DALLAS — As the old Texas saying goes: if you don't like the weather, just wait a minute. Well, the month of March is when we remind people that the one-minute potential for change is potentially more dangerous than any other time of the year.
Texas averages 132 tornadoes a year. The majority of those tornadoes happen in the months of April, May, and June as winter cold gives way to summer heat in fits and starts and pushes and shoves of cold and warm weather air masses.
"That collision of those air masses, in elementary terms, is exactly what causes these severe thunderstorms," said WFAA meteorologist Jesse Hawila.
"We can have tornadoes 12 months out of the year," said WFAA Chief Meteorologist Pete Delkus. "But we're giving people a reminder right now because we're at the start of, historically, the most active part of our severe weather season of the year."
And being able to identify those severe thunderstorms on your own is part of the secret to staying safe.
When WFAA's meteorologists are watching for severe storm potential, one of the tell-tale signs is a "hook echo" developing on the radar: an indication of cloud rotation in an approaching storm system. During the day, that early potential may be visible as a wall cloud, a cloud formation that looks exactly as its name implies: a "wall" as an updraft meets a downdraft of energy and where severe weather is most likely.
"When we have a wall cloud, that's step one in the process," said Delkus. "Step two is a rotating wall cloud. Step three would be a funnel cloud and step four would be a tornado. So you need to be on high alert any time you see a wall cloud."
"Now, not all wall clouds rotate. But the ones that we're really going to be concerned about," said Hawila, "they rotate and they rotate quickly."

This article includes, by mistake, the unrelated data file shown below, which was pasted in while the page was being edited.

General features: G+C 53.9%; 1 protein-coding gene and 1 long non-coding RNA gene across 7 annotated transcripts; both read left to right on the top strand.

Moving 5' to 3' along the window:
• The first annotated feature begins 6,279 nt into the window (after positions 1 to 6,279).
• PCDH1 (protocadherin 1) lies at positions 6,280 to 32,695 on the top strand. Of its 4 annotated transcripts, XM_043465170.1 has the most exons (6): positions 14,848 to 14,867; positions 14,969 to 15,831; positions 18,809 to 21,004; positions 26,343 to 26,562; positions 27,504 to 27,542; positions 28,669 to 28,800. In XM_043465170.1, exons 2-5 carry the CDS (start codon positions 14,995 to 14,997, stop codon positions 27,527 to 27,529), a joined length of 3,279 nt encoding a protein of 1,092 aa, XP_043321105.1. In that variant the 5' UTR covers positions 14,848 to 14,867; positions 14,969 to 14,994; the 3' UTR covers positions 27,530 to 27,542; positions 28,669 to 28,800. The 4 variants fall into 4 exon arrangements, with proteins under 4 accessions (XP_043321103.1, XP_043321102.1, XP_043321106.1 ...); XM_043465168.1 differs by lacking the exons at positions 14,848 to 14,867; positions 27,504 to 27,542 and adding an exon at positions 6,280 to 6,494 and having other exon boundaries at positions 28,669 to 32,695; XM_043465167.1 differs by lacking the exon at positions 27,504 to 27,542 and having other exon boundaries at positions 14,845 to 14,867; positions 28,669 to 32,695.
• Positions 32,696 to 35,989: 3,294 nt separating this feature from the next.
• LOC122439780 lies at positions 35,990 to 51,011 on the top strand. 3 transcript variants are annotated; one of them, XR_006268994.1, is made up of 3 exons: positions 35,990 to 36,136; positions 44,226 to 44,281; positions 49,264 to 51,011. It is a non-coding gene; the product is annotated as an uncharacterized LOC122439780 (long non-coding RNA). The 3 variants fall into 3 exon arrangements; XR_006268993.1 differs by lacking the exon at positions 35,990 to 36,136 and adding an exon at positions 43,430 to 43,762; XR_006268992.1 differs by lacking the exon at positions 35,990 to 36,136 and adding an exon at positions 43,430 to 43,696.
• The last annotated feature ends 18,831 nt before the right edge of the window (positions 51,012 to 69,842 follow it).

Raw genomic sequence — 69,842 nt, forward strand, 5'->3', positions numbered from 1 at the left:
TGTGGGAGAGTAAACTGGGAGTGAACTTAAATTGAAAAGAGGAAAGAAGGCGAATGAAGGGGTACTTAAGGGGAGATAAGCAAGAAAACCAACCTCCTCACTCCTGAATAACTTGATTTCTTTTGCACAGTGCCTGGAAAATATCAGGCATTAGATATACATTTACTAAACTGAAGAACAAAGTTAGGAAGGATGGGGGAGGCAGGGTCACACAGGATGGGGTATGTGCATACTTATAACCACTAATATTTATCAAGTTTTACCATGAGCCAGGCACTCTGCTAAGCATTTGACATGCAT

Another reminder: storm warning sirens. There are 168, for example, in the city of Dallas. And they are not activated solely as a warning for an approaching tornado. Severe thunderstorm warnings with winds over 70 mph and the threat of hail over an inch and a half, as initiated by the National Weather Service, can cause them to be activated too.
But if a tornado is on the way, what do you do? The best advice from experts, as you will often hear in even more tornado-prone locations like Oklahoma and the midwest, is to get underground: get to a tornado shelter if you have one. If that is not available, then get to the lowest and most central location of your home or the sturdiest structure you can find. But, if a tornado is still a great distance away from you and you have it in sight, remember that in our area tornadoes "generally" travel west to east.
"Let's say there's a tornado and you can see the tornado. Drive away from it if you can. And don't be afraid to do that," Hawila, a seasoned storm chaser said.
"I would go south and then I would head off to the west," said Delkus. "I would try to stay beneath it and then get out underneath it and head behind it. That would be my advice."
And the most important months to pay attention to this advice....are right now.